§ 7. Mr. Channon
asked the Secretary of State for the Colonies what arrangements he makes in his Department for dealing with correspondence from Members of Parliament and others.
§ Mr. Greenwood
There are standing arrangements under which a formal acknowledgment by printed postcard should be sent as soon as a letter is received. An interim reply should be 1831 sent within a few days if for any reason, for example, the need for reference to a Governor, there is likely to be a delay in sending a final reply.
Replies to letters from Members of Parliament are signed by myself or by the Under-Secretary of State as the case may be. Replies to other letters may be signed by myself or my Private Secretary or by an official.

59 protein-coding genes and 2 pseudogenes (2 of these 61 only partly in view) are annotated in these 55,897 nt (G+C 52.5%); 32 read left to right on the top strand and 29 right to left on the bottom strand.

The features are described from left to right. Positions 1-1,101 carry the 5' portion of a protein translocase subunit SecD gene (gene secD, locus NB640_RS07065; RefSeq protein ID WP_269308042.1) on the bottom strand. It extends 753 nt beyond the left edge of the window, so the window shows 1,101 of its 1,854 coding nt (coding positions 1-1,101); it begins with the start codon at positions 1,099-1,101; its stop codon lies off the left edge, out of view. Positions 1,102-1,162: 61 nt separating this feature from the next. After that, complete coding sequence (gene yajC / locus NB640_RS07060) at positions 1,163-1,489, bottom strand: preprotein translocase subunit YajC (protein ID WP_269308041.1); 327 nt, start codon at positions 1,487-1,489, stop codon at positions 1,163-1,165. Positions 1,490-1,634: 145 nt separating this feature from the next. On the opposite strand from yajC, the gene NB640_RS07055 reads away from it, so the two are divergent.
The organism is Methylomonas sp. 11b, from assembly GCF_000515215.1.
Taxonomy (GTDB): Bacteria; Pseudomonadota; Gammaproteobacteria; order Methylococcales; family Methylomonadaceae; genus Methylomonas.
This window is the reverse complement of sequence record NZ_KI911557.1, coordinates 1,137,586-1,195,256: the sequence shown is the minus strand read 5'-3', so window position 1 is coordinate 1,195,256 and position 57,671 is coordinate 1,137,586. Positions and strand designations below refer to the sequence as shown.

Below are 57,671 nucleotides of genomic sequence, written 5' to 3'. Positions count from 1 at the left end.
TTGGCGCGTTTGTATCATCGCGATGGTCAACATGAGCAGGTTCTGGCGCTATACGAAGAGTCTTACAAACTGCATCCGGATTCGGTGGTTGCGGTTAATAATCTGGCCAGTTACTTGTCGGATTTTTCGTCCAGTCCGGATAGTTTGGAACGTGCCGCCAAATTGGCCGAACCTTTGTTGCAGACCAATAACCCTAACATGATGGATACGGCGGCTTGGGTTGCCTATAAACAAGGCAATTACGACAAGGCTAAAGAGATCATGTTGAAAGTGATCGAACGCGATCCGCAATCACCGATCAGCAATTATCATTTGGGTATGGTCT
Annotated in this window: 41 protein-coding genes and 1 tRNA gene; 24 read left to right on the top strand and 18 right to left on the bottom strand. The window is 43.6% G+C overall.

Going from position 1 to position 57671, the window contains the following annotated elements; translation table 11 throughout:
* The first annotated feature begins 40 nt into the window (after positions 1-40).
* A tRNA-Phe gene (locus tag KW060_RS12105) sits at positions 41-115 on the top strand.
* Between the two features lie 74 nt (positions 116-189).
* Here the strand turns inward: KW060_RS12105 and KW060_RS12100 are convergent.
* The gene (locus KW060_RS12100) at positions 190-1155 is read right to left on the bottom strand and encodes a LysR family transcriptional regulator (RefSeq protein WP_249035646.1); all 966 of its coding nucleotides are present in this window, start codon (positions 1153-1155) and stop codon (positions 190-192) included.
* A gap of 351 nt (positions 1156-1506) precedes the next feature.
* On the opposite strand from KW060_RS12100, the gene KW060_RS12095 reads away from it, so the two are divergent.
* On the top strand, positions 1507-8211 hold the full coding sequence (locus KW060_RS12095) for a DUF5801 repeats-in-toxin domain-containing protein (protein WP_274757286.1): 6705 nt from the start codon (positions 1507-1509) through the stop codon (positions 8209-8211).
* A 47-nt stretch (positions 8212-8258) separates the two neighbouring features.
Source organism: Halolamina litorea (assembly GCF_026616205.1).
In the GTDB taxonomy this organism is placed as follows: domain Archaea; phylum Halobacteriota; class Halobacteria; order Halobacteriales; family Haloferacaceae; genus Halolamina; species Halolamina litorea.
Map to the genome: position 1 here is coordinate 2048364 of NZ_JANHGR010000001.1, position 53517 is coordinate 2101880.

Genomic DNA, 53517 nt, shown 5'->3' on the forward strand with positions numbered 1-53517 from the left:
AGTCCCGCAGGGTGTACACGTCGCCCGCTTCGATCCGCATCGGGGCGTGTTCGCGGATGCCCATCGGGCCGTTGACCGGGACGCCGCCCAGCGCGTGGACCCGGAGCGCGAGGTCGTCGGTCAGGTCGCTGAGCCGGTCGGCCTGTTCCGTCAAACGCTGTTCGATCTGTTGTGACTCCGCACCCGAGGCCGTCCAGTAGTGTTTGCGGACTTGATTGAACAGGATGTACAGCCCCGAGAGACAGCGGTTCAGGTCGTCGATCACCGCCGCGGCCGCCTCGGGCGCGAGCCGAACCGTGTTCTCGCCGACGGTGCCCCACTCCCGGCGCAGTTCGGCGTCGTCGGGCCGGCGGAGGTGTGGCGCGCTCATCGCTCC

§ Mr. Channon
Does not the Secretary of State think, nevertheless, that it must have been very unsatisfactory to have connected with this process over a number of months someone who is so grossly out of line with Government policy? Does he not think that it is about time that he made it clear in the House whether or not he agrees with the views of the Government on Vietnam or with those of his former Parliamentary Private Secretary?
§ Mr. A. Royle
On a point of order. In view of the fact that a Parliamentary Private Secretary has a great deal to do with the answering of correspondence by the Secretary of State, could this not be considered in order—
§ Mr. Speaker
Unless I misheard the answer, there was no reference to the P.P.S. at all. If there had been, I should amend my Ruling. I did not hear it.
§ Mr. Greenwood
The Parliamentary Private Secretary had nothing to do with my correspondence, but he was an admirable Parliamentary Private Secretary—